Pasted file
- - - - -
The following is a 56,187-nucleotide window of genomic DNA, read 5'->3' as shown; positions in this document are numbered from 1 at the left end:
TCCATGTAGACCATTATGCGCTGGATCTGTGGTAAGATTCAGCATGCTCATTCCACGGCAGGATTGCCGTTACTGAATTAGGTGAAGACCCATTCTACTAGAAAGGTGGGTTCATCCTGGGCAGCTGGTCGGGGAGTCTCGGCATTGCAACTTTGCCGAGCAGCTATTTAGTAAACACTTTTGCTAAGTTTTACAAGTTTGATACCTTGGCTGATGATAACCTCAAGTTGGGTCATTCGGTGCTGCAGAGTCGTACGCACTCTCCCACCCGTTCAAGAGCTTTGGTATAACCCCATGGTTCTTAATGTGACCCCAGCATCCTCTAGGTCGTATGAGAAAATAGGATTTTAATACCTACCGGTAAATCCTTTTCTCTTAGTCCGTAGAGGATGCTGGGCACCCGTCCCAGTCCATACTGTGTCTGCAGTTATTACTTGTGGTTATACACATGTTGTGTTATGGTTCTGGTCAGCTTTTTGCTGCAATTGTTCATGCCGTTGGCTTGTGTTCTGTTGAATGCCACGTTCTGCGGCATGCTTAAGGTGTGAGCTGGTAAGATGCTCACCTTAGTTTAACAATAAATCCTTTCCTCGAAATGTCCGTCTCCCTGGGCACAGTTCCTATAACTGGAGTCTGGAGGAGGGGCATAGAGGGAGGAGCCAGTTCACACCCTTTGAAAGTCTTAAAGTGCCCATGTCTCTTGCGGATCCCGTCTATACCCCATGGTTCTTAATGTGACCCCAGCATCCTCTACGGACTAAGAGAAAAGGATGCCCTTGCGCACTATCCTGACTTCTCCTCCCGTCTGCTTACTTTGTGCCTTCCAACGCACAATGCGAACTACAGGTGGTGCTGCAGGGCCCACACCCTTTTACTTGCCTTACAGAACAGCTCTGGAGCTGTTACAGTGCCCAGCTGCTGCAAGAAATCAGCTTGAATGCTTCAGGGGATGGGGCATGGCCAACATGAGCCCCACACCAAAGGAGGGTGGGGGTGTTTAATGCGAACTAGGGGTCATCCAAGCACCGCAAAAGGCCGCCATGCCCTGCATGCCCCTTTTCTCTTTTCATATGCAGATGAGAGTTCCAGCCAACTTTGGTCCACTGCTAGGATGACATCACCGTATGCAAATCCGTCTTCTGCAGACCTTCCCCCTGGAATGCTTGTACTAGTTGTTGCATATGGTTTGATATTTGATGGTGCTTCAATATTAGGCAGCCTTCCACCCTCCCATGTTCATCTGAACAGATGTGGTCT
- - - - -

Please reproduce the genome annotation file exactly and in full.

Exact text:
The following is a 56,187-nucleotide window of genomic DNA, read 5'->3' as shown; positions in this document are numbered from 1 at the left end:
TCCATGTAGACCATTATGCGCTGGATCTGTGGTAAGATTCAGCATGCTCATTCCACGGCAGGATTGCCGTTACTGAATTAGGTGAAGACCCATTCTACTAGAAAGGTGGGTTCATCCTGGGCAGCTGGTCGGGGAGTCTCGGCATTGCAACTTTGCCGAGCAGCTATTTAGTAAACACTTTTGCTAAGTTTTACAAGTTTGATACCTTGGCTGATGATAACCTCAAGTTGGGTCATTCGGTGCTGCAGAGTCGTACGCACTCTCCCACCCGTTCAAGAGCTTTGGTATAACCCCATGGTTCTTAATGTGACCCCAGCATCCTCTAGGTCGTATGAGAAAATAGGATTTTAATACCTACCGGTAAATCCTTTTCTCTTAGTCCGTAGAGGATGCTGGGCACCCGTCCCAGTCCATACTGTGTCTGCAGTTATTACTTGTGGTTATACACATGTTGTGTTATGGTTCTGGTCAGCTTTTTGCTGCAATTGTTCATGCCGTTGGCTTGTGTTCTGTTGAATGCCACGTTCTGCGGCATGCTTAAGGTGTGAGCTGGTAAGATGCTCACCTTAGTTTAACAATAAATCCTTTCCTCGAAATGTCCGTCTCCCTGGGCACAGTTCCTATAACTGGAGTCTGGAGGAGGGGCATAGAGGGAGGAGCCAGTTCACACCCTTTGAAAGTCTTAAAGTGCCCATGTCTCTTGCGGATCCCGTCTATACCCCATGGTTCTTAATGTGACCCCAGCATCCTCTACGGACTAAGAGAAAAGGATGCCCTTGCGCACTATCCTGACTTCTCCTCCCGTCTGCTTACTTTGTGCCTTCCAACGCACAATGCGAACTACAGGTGGTGCTGCAGGGCCCACACCCTTTTACTTGCCTTACAGAACAGCTCTGGAGCTGTTACAGTGCCCAGCTGCTGCAAGAAATCAGCTTGAATGCTTCAGGGGATGGGGCATGGCCAACATGAGCCCCACACCAAAGGAGGGTGGGGGTGTTTAATGCGAACTAGGGGTCATCCAAGCACCGCAAAAGGCCGCCATGCCCTGCATGCCCCTTTTCTCTTTTCATATGCAGATGAGAGTTCCAGCCAACTTTGGTCCACTGCTAGGATGACATCACCGTATGCAAATCCGTCTTCTGCAGACCTTCCCCCTGGAATGCTTGTACTAGTTGTTGCATATGGTTTGATATTTGATGGTGCTTCAATATTAGGCAGCCTTCCACCCTCCCATGTTCATCTGAACAGATGTGGTCT